by Tom Gaylord
Writing as B.B. Pelletier
This report covers:
- The test
- First up — Daisy Premium BBs
- Black Widows
- Air Venturi Steel BBs
- Dust Devils
- Hornady Black Diamonds
- Grandpa gun
Today we see how accurate the Daisy model 105 Buck BB gun is when it’s scoped. You may remember I installed a Bug Buster 3-12X32 with an optional UTG 80mm Sidewheel on the gun in Part 3. And, as I closed that section I told you there was one more thing I wanted to show you. Let’s do that right now.
Besides the Little Buck Rail, Buck Rail.com also offers a 7-inch bipod for the gun. It sells for $16 as of the date this report was published. Wow! Not only are we scoping this Buck BB gun, we’re mounting a bipod. What will that look like?
Yes, it looks silly, but read how the test went before you decide!
I shot from 5 meters and all shots were taken with the bipod attached. It took 5 rounds to sight in and I recommend to Terry Harman, the maker, to build some droop into your base, because at 5 meters the first shot hit 3.25-inches below the aim point. Even BB guns have drooping barrels!
First up — Daisy Premium BBs
The first BB I shot was the Daisy Premium Grade BB. In the last test from the same 5 meters and using open sights five of these same BBs went into a group that measured 2.808-inches. Today with the scope and bipod, The Buck put 10 into 1.391-inches. That’s twice the number of shots going into less than half the area! I would say that’s an improvement!
When scoped and sitting on a bipod the Daisy Buck put 10 Daisy BBs into 1.391-inches at 5 meters.
I was shocked, to say the least. This is such a dramatic improvement that it bears consideration. The bipod is rock-steady and the Bug Buster scope, with it’s 9-foot focus, is perfectly suited to this gun. Could this level of improvement continue? I went to the BB that was the most accurate in Part 2 — the Crosman Black Widow. In Part 2 five of them made a group measuring 1.341-inches.
Ten Crosman Black Widows made a group that measures 1.079-inches between centers. Eight of the 10 BBs are in exactly one-half-inch and almost perfectly centered on the bullseye! Once again, 10 BBs shot with the scope grouped tighter than 5 shot with open sights!
What a group! Ten Crosman Black Widows are in 1.079-inches at 5 meters with 8 in 0.5-inches! In Part 2 five of them made a 1.341-inch group.
Wow! This was getting good. Next up were Air Venturi Steel BBs. What would they do? in Part 2 five of them went into 2.409-inches at 5 meters.
Air Venturi Steel BBs
Today 10 Air Venturi Steel BBs went into 1.886-inches at 5 meters. Once more twice as many BBs went into a much smaller group. I’m starting to see a trend!
Ten Air Venturi Steel BBs went into 1.886-inches at 5 meters. Once again the Buck is more accurate with the scope and bipod.
Next up were Dust Devil frangible BBs. In Part 2 five of them made a 3.233-inch group. With the scope and bipod the Buck was able to put 10 into 2.132-inches at 5 meters. It’s definitely better by quite a lot.
The scoped Buck put 10 Dust Devil BBs into a group that measures 2.132-inches at 5 meters — beating the open sights yet again!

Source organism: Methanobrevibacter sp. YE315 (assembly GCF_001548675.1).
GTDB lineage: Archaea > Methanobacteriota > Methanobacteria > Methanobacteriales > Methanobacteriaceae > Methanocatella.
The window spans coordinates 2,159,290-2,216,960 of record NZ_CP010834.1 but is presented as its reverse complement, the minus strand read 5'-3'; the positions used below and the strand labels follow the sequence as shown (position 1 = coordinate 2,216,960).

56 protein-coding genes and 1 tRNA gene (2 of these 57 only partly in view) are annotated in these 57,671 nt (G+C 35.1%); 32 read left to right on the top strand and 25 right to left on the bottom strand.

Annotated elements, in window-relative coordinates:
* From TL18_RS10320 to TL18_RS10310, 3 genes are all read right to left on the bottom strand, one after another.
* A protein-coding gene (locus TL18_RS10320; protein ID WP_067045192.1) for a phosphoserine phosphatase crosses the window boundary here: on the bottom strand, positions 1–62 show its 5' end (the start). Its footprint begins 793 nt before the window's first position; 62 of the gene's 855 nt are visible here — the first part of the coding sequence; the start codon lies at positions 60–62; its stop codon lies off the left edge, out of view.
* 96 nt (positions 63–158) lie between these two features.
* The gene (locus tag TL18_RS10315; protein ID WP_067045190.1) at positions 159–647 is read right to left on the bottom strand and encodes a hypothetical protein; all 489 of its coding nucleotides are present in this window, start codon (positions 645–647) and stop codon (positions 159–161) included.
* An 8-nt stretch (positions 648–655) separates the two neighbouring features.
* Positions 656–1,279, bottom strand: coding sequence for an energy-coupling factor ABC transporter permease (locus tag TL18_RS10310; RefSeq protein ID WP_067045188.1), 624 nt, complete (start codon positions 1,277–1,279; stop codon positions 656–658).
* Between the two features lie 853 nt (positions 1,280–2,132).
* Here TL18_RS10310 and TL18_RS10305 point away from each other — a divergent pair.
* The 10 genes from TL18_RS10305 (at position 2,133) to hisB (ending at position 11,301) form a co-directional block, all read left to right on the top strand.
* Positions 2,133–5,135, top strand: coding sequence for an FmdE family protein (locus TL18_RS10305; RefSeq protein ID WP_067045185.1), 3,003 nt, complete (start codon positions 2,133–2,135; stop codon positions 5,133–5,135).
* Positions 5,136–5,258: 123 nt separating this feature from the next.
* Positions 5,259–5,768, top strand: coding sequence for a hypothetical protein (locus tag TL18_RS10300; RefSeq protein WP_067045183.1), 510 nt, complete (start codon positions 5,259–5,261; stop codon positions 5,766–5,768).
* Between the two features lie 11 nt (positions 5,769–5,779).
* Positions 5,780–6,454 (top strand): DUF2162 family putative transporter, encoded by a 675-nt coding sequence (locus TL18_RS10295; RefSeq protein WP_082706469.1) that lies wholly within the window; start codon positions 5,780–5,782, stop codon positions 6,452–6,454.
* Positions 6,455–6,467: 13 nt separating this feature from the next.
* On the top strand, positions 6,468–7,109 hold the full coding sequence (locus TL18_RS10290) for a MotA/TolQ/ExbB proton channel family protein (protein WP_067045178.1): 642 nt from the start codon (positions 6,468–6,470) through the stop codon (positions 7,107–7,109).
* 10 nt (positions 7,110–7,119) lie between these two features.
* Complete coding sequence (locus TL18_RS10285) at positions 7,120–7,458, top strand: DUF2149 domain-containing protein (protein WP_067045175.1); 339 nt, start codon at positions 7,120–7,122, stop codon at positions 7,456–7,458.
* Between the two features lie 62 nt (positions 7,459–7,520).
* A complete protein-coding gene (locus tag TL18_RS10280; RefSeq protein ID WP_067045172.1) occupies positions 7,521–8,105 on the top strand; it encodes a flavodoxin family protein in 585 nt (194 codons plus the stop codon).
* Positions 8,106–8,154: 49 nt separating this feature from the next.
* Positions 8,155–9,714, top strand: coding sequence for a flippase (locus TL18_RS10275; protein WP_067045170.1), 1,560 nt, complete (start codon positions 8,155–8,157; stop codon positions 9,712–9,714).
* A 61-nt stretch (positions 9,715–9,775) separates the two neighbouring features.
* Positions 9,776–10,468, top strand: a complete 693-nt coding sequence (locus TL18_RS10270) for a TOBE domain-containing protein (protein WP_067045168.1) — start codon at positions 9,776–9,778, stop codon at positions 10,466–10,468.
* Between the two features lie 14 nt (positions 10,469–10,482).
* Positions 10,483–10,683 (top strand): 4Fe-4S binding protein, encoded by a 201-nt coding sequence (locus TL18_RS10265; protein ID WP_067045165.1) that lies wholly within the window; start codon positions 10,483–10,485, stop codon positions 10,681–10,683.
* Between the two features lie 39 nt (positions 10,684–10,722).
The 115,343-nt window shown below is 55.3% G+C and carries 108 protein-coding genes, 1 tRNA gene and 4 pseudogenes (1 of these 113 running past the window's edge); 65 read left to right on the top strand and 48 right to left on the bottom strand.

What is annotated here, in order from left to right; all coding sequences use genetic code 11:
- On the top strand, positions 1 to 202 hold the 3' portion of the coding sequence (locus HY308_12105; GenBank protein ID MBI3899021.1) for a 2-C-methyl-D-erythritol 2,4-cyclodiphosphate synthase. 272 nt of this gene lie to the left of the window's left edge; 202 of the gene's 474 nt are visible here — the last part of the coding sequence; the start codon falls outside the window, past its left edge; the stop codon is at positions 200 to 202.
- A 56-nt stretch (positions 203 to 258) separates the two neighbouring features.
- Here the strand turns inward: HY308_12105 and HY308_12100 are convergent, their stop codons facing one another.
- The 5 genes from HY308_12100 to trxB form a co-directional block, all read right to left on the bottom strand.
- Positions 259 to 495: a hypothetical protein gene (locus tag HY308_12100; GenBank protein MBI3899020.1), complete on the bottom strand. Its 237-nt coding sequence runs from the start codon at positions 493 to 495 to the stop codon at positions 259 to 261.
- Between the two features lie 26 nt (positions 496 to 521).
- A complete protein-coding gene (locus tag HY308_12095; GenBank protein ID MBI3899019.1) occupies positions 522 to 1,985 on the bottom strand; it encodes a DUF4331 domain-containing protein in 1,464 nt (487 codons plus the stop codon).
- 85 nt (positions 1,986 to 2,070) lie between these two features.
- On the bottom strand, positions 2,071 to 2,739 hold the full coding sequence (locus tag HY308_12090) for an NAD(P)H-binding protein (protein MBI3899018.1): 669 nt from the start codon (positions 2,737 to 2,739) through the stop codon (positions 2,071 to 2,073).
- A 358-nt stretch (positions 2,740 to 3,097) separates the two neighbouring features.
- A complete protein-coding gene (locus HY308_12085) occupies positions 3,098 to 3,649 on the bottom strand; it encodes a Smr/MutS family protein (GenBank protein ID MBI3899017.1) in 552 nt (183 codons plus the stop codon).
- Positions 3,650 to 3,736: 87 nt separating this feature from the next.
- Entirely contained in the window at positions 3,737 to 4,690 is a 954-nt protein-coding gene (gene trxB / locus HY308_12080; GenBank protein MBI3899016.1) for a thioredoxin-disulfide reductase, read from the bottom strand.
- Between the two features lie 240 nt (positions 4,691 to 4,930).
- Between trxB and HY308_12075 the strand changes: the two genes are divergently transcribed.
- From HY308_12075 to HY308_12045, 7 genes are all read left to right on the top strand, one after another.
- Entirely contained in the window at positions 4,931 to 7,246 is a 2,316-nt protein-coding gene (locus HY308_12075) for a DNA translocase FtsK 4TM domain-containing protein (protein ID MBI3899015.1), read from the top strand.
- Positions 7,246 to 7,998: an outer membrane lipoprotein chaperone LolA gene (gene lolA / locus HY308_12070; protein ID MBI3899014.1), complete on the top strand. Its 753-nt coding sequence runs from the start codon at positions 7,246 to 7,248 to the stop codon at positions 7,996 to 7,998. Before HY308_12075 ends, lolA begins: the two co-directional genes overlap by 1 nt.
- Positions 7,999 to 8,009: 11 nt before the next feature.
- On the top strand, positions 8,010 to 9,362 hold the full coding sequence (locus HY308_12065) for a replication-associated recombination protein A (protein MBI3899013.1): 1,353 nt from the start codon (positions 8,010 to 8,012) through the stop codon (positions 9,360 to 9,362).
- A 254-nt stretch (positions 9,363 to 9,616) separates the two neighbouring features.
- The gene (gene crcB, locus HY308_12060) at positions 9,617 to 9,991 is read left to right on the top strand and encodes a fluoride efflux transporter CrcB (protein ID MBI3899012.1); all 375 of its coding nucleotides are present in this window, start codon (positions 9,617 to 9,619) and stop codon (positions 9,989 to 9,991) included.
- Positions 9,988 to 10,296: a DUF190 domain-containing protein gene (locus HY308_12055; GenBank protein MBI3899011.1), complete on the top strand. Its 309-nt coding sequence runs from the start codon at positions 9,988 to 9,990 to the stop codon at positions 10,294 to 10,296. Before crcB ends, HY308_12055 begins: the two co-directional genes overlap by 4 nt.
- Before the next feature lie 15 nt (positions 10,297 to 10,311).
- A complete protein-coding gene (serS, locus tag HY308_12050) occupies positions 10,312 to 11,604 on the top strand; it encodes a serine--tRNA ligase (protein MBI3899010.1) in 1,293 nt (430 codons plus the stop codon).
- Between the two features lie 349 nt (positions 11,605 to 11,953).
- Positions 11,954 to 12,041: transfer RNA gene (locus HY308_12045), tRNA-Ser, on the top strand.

Hornady Black Diamonds
Up last was the Hornady Black Diamond. They were the least accurate in the Buck when I shot with open sights, putting 5 BBs into 4.508-inches at 5 meters. The scope’s good shooting carried over to this BB as well, and the Buck put 10 of them into 2.588-inches at the same 5 meters. It’s still a large group but it’s twice the BBs in almost half the space.
Ten Hornady Black Diamonds went into 2.588-inches at 5 meters.
This is probably the biggest advance in accuracy I have seen in many years. There was notable improvement with every single BB shot today.
Yes, it’s just a BB gun and no, the groups are not that small, but when you compare today’s results with those documented in Part 2 it’s amazing!
This scoped Buck would make an ideal grandpa gun for when the little boys and girls come over. Once sighted-in and with the right BBs it makes anyone a sharpshooter.
I want to thank Terry Harman for suggesting this test. This is something I would never have done on my own, and look at how good it turned out! Sure, putting a $108 scope on a $30 BB gun is crazy, but this is one time it really paid off.
51 thoughts on “Daisy model 105 Buck BB gun: Part 4”
I put a $300 scope on a $200 airgun, makes sense to me.
Nice testing with great results. Just goes to show,…. even though a gun may not be meant for scopes or a bi-pod,… they can improve your accuracy. Well done Sir!
Good Day to you and to all,……… Chris
If it helps the gun shoot better why not a good scope and a bi-pod. And I myself think it actually looks good set up that way.
And tell me what you think will happen if you try this experiment.
Have a scope set close to center on the turret adjustments. Mount the scope in some low rings and shoot 10 shots at 5 yards. Don’t worry about adjusting the elevation or windage to hit the bull.
Now put the scope in some high rings and mount on the gun. Shoot 10 shots at 5 yards.
Then tell me if you have more barrel droop with the high rings then the low rings.
Or maybe you really don’t have barrel droop at all. Maybe it’s more like the distance the sight is away from the barrel.
Very good! You get a gold star for that!